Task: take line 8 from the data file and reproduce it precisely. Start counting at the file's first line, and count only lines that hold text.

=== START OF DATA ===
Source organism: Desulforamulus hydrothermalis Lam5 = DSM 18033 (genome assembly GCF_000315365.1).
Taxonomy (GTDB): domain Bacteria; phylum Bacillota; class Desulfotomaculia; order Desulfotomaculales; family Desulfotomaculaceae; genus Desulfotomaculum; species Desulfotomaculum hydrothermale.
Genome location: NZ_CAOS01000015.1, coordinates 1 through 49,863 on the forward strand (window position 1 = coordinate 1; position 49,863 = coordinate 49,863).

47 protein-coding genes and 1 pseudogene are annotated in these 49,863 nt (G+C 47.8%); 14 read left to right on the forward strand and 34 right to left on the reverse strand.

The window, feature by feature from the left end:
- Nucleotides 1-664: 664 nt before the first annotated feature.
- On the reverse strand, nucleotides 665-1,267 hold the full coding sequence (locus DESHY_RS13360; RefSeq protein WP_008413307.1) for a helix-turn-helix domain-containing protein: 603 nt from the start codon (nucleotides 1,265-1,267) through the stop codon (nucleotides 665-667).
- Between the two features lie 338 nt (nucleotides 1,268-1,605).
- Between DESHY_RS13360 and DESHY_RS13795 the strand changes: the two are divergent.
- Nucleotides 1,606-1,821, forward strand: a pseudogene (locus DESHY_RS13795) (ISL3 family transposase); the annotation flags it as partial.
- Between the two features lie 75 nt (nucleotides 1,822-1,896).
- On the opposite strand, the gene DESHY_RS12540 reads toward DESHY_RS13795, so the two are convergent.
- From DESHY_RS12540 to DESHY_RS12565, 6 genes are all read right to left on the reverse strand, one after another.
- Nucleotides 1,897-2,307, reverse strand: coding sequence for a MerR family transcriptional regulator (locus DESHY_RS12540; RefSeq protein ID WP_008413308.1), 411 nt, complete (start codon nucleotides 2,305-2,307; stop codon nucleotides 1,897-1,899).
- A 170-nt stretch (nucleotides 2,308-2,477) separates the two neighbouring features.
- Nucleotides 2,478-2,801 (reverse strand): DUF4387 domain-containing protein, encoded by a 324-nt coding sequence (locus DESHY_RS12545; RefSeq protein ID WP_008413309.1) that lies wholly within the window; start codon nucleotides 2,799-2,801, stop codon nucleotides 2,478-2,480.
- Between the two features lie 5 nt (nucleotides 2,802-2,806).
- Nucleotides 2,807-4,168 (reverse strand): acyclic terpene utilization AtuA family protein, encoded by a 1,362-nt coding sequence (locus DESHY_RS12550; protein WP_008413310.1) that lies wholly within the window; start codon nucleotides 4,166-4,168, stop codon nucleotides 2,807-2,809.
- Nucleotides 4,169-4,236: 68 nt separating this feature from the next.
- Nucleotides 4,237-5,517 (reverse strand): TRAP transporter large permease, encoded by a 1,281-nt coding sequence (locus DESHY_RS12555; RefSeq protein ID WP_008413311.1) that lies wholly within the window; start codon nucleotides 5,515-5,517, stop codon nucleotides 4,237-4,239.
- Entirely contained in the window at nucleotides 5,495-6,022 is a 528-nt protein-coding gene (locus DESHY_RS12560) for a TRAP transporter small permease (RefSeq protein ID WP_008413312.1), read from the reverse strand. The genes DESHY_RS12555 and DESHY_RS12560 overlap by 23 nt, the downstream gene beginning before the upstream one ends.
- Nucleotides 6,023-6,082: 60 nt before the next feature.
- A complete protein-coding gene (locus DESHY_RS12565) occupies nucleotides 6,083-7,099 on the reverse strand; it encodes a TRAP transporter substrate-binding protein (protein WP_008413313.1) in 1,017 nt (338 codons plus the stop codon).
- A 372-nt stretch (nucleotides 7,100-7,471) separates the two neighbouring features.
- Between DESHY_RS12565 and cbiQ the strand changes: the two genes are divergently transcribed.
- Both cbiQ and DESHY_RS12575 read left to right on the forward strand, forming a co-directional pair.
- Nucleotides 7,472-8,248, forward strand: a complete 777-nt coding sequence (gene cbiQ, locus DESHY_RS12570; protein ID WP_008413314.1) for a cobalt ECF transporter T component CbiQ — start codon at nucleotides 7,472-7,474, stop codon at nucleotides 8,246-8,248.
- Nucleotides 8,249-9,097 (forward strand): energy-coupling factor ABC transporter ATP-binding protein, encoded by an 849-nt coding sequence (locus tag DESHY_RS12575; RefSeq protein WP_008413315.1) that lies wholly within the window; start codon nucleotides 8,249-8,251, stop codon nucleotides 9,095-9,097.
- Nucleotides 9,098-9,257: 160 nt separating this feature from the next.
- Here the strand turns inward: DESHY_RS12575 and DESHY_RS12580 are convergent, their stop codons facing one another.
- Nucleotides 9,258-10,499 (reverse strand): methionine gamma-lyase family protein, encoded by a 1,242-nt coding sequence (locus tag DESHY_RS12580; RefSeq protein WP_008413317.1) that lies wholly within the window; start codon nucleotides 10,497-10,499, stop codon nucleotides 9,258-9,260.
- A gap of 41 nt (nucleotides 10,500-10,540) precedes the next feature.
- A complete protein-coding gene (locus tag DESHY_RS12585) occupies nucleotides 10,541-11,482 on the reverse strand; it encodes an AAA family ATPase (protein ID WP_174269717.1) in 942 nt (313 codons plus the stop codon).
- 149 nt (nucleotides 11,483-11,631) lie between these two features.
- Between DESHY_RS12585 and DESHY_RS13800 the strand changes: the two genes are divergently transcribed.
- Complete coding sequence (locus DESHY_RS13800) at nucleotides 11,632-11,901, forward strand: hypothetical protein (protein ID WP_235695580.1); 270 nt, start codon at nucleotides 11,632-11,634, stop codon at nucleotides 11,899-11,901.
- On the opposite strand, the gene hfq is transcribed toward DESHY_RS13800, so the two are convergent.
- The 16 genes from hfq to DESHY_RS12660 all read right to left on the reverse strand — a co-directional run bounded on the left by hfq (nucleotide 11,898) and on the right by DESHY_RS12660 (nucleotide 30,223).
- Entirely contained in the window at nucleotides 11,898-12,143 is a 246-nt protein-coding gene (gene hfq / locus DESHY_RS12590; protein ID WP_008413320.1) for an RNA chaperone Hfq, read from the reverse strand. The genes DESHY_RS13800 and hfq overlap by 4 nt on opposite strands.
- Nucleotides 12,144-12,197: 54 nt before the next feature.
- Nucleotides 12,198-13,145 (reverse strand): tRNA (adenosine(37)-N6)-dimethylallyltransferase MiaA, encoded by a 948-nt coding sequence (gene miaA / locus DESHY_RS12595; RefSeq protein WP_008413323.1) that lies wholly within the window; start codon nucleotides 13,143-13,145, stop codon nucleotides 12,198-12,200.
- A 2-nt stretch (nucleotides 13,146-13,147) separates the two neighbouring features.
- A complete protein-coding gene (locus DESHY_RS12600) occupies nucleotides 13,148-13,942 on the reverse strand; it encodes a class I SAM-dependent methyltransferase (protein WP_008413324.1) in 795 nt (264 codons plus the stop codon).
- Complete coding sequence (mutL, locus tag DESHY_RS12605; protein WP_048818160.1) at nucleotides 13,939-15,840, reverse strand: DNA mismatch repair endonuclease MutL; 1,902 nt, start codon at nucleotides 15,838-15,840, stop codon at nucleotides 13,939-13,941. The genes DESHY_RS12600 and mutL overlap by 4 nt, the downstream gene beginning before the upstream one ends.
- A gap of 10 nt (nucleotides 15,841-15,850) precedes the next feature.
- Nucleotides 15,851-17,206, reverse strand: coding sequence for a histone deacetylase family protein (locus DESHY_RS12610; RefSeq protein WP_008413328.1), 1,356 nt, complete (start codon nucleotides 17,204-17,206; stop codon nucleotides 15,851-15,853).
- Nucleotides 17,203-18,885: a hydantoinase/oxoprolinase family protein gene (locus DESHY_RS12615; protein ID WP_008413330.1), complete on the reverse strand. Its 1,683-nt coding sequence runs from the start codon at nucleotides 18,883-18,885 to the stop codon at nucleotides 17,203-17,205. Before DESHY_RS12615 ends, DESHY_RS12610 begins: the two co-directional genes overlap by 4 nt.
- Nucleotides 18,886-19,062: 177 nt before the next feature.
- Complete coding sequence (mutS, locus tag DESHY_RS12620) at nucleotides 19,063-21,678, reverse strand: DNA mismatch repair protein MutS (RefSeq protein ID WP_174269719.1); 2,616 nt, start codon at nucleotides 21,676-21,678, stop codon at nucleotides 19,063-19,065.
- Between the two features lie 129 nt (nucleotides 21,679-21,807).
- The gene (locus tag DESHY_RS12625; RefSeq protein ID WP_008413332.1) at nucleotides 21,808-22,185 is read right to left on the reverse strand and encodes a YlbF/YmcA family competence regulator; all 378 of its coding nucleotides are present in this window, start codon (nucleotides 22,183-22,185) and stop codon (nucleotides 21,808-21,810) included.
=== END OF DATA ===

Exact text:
- Between the two features lie 338 nt (nucleotides 1,268-1,605).